Basilar invagination occurs when the top of the second vertebrae moves upward. It can cause the opening in the skull where the spinal cord passes through to the brain (the foramen magnum) to close. It also may press on the lower brainstem. The brainstem is a stalk-like part of the brain that connects the main portion of the brain to the spinal cord.
Here is a video on how surgery is preformed. It’s a little scary, but like it states, the alternative is not living.
Cerebrospinal fluid (CSF) is a clear, watery substance that flows within and around the brain and spinal cord to help cushion it from injury. This fluid is produced inside the ventricles by the choroid plexus and is constantly being absorbed and replenished. The CSF flows through the ventricles and out into the space between the brain and skull (subarachnoid space) and down into the spinal canal (Fig. 1). As the heart beats, CSF flows into the brain. This is normally balanced by CSF then flowing from the brain into the spinal compartment. In a Chiari malformation, this balanced flow is disrupted. The obstructed CSF begins to force its way like a water hammer through the foramen magnum. Pushing the tonsils down even farther, it exerts pressure on the brainstem. The increasing pressure compromises normal functions of the brain and/or spinal cord and a myriad of symptoms occur. Excess CSF can collect and enlarge either the ventricles in the brain (hydrocephalus), or form a cyst in the spinal cord (syringomyelia).
Uneven tonsils (not the ones in the back of your throat, but cervical, most likely mean that one is wrapped around his brain stem and was pulled down along with the Chiari.
Diffuse Cervical Bulge
[block_quote cite=’-http://www.americanspinal.com/’] A diffuse disc bulge is a condition that affects the discs on the spinal column. The outer covering of the disc tears and the fluid that is contained at the center of the disc starts to shift. This causes the sufferer a lot of pain as well as disability because this condition has adverse effects on the spine. [/block_quote]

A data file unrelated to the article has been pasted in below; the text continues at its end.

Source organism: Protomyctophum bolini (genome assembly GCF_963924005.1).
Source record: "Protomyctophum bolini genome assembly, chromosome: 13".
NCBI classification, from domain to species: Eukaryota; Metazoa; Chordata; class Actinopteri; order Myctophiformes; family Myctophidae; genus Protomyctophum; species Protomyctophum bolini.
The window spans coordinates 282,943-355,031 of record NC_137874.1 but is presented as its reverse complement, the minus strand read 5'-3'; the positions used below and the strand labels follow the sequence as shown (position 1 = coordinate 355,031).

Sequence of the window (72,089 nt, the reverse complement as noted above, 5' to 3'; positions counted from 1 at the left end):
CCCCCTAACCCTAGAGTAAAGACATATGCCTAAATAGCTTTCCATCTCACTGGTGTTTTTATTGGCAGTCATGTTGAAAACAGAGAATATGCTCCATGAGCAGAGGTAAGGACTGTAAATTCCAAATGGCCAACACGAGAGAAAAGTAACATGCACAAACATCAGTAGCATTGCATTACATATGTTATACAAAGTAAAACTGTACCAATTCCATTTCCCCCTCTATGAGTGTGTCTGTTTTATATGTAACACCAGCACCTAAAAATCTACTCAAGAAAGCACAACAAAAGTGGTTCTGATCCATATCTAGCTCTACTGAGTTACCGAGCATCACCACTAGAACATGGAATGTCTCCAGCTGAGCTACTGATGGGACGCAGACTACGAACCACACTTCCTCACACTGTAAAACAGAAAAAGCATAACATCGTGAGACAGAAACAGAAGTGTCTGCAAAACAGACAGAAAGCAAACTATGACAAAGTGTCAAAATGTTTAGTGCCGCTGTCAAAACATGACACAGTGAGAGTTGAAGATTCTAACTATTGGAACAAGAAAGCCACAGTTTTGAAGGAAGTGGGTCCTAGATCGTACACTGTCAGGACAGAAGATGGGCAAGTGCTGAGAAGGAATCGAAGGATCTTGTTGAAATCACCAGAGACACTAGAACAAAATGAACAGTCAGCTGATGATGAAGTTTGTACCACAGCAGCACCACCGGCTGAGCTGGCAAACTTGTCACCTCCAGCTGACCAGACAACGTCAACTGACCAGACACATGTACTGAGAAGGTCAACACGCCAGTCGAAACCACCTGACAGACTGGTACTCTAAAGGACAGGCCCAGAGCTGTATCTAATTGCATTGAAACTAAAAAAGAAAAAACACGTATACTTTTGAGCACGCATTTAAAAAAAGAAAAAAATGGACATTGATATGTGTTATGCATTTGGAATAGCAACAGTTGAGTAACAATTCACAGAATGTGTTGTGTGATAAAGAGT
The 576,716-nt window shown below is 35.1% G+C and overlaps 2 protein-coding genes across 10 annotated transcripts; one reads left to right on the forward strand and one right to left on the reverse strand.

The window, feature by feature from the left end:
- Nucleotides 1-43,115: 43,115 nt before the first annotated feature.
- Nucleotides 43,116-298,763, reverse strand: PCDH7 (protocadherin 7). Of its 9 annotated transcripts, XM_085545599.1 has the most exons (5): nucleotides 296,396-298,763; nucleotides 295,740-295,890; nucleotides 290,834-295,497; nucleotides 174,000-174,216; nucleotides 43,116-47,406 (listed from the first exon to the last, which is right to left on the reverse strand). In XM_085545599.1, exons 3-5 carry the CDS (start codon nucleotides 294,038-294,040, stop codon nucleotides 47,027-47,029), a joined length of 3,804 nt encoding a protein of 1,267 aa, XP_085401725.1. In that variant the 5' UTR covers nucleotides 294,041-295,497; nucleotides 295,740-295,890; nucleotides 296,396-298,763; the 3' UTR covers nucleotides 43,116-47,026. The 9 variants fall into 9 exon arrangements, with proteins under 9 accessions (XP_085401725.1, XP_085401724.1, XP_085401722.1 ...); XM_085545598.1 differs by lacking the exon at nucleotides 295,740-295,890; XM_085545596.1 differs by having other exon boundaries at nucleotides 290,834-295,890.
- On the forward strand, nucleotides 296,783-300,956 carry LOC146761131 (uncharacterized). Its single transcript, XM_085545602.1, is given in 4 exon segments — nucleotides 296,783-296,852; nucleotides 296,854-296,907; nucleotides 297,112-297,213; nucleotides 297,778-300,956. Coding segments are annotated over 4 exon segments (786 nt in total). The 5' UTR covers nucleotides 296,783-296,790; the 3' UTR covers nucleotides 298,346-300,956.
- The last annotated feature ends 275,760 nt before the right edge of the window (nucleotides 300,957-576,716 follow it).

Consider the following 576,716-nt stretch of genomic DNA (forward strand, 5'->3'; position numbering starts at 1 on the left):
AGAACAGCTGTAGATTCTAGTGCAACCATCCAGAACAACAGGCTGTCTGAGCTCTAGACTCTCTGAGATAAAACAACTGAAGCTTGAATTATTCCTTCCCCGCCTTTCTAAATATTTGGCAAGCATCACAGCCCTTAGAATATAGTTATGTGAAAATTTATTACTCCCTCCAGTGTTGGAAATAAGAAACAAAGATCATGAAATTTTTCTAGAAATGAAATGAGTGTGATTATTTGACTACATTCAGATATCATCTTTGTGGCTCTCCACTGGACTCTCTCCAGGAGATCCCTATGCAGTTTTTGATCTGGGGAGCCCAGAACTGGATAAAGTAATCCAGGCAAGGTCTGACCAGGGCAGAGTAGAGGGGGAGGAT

Stryder’s bulge is at C3-4
An S-shaped curve described as thoracic dextroscoliosis and lumbar levoscoliosis indicates that there are two curves of which the upper curve is located in the thoracic spine and leans to the right, and the bottom curve is in the lumbar spine and leans to the left. Stryder’s is mild and likely a result of his hypermobile condition.
Stryder has severe chronic Pansinusitis. He was diagnosed with chronic rhinitis at the mayo clinic previously and I assume they are related if not the same. I haven’t been able to find a lot of information on this or why Stryder has it so badly, but I think it’s just that his sinuses are plugged.
I sent in Stryder’s MRI CD to The Chiari Institute in New York to see if they can or should help Stryder. I have found that although Dr. Gilmer in Michigan is a true expert, some of the things, such as the axial angel, she doesn’t always treat and I don’t want to have to change surgeons if we don’t have to. I was told that I would tentatively hear on Monday and that I can email or call the intake person, with whom I have talked to and sent several emails to already and has been a phenomenal help! She explained that we could be asked to go there within two weeks and also schedule surgery at the same time. Also, she mentioned they may be able to do a Skype consult prior to going.
Stryder’s school and the entire staff have been phenomenal and I am amazed at all the helping hands. Not only them, but everyone who hears Stryder’s Story. We are very fortunate and feel blessed, even in our turmoil.
Please consider donating to help us with his brain surgery or join the fun- and please, please, please pass this along to all of your friends. I know everyone has given so much already, but this is the next chapter in Stryder’s Story and we need your help.